It’s all in the numbers
To understand the method to calculate backgrounds, it’s important to first understand that 18% gray is seen as middle gray, or in fact a spike in the histogram in the center of it. (Some people claim it’s 12% but I’m more in the 18% gray camp). When you know that one stop of light is double the amount of light it’s very easy with a reflective meter to calculate the backgrounds, but also to see if a dress still holds detail in the shadow areas or highlights.
Let’s start by making a white background really white. When we start out with a measurement of our model on F8 (incident) and we want the background to turn white we can very quickly calculate how that should work. We switch to reflective reading metering and measure the background. For this example it’s also measuring F8 (to make it easier). If we shoot now, our model should be correct and the background should be 18% gray. But we wanted it to be white…… Well it’s not as hard as it seems. Every stop is double the amount of light so one can calculate white at 2.5 stops over. 18% is middle, 1 stop higher is 36%, one stop higher is 72% and add a bit more and you are at app 100, so we normally can say it’s app 2.5 stops over. For black it works the same way. 18% is middle, 1 stop less is 9%, 1 stop less is 4.5%, 1 stop less is 2.2%, 1 stop less is 1.1% so we normally put black at 4.5 stops under.
With this knowledge you can measure incredibly fast if a scene holds its detail (perfect for wedding photographers). However with the new cameras and growing dynamic range it can happen that the numbers will change slightly, so test this with your own camera, but for most cameras this technique will work flawless. When mastering this techique you will know exactly when to use fill in flash or when to just take away light.
Ok, a meter is fun but it’s not accurate?
It’s always a letdown when you buy an expensive meter and it doesn’t work the way it should. However with most light meters this is a fact. This is not the fault of the meter however, not all cameras are using a real ISO100 so you have to “calibrate” the meter to the system you are using. That sounds complicated? Well it actually isn’t. In fact you can do it within a few seconds. As mentioned before, 18% gray should render a spike in the middle of the histogram, so the proper and quick way to calibrate your light meter to your camera is to simply shoot an 18% gray card and check the spike. If it’s not in the center you can use the offset of the meter to make sure it is after the calibration. You now have an accurate tool for measuring your light setups.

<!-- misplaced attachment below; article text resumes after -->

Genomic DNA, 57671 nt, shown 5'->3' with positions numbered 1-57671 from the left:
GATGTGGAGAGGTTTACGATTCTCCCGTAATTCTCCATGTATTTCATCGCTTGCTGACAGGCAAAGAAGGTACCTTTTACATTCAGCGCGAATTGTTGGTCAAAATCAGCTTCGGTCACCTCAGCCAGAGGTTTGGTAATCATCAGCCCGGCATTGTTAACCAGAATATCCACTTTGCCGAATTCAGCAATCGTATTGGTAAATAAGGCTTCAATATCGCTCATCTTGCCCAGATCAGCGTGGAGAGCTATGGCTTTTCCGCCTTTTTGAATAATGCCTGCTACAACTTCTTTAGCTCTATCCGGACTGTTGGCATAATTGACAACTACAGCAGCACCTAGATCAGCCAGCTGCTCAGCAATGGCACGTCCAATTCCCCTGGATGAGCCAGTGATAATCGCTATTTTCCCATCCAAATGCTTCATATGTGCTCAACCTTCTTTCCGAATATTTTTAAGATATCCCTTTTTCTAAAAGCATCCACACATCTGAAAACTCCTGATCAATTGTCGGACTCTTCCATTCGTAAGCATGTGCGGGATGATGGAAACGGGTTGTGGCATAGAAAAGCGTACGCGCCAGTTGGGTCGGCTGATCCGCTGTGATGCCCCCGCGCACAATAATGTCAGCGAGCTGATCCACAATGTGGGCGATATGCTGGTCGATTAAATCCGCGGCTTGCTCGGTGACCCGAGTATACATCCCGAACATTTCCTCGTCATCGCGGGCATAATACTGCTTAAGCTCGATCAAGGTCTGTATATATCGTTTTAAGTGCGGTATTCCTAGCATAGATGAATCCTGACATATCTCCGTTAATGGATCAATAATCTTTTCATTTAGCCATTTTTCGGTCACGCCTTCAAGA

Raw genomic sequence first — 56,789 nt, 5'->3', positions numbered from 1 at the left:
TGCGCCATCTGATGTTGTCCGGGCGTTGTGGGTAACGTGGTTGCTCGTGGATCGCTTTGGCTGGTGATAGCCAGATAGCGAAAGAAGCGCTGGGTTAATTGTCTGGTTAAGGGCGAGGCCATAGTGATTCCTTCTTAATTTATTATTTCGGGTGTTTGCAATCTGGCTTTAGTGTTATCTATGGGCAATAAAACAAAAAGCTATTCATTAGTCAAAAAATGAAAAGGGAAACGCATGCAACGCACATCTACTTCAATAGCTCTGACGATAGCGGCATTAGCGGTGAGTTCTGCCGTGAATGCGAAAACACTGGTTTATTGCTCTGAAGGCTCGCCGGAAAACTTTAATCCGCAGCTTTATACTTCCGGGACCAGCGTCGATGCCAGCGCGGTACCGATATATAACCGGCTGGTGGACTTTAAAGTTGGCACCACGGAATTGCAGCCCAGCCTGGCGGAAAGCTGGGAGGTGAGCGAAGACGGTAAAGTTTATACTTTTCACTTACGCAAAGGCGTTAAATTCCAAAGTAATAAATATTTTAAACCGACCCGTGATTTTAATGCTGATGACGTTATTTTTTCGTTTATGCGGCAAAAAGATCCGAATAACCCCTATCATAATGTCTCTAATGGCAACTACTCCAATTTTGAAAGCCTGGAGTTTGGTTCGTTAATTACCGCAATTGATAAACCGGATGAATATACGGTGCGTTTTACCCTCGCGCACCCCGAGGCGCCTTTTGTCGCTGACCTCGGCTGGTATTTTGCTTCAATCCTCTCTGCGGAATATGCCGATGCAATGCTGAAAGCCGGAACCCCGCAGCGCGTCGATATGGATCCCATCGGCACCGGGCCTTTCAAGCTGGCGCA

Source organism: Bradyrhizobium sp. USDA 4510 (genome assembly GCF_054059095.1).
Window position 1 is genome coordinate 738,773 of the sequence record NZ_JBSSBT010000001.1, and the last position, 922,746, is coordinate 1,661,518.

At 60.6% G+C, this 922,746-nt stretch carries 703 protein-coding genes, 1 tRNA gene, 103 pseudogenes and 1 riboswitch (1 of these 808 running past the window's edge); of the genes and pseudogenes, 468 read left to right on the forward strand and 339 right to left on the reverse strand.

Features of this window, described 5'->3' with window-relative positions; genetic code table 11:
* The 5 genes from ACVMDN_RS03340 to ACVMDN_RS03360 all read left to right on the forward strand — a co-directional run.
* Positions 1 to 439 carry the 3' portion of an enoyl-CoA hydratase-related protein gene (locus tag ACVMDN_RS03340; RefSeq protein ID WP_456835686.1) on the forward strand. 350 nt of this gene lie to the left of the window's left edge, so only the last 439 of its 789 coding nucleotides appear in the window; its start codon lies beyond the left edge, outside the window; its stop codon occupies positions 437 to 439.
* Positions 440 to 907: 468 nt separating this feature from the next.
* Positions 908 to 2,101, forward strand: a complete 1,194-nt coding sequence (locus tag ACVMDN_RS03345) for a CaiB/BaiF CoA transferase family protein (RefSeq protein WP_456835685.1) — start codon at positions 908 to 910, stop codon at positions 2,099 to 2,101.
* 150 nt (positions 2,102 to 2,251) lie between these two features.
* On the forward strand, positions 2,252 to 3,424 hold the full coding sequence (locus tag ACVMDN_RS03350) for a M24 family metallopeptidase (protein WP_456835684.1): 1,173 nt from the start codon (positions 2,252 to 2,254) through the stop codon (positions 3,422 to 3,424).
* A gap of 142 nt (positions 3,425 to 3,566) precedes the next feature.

Another small tip
I get a lot of mails about the high contrast shots I make, especially in the portraits. People are mailing me examples of their attempt and they don’t seem to be able to pull it off. So very fast the conclusion is drawn that it must be the expensive camera and the expensive light. In reality this is not true (luckily).
The first thing I try to teach is to start out with just one light, don’t be afraid for the shadows. They are (when properly placed) wonderful. But also understand a thing that’s called the inverse square law. The inverse square law dictates the fall off of your lights. When understanding this rule you will know that when you place a light source very close your subject the light will fall off very quickly and for a portrait this will pay back in one side of the face lit and one side of the face in darkness, and this can be done with even the largest softbox.
Understanding this rule will give you an incredible amount of power to use on location and in the studio, and the option to create every possible combination of light and shadow you have in your head.
Styling and concept
You can understand all the theory and light behavior you want, but it doesn’t guarantee a good image. Well, it will often guarantee a technically good image, but to make an image more interesting it’s very important to also invest in the styling and the model. For this a good team of creative people is vital. The best shots I see are rather simple in lighting setups but rock in styling and clothing. But I have to add that I just love over styled themes
A blog post is always difficult to fill simply because there is limited space and so much to tell. What I hope to have triggered is a little spark into the understanding of how you can use light to your advantage. When you know what’s going on and how you can control your light, you can make your own light setups without the need to copy others. And when you learn to look through the viewfinder in a photographer’s way you, will save loads of time in Photoshop. Or in simple words, “Why fake it, when you can create it?”
Thanks so much for having me here on the Scott Kelby blog.
For more info about Frank, check out his website, follow him on Twitter, or visit his blog.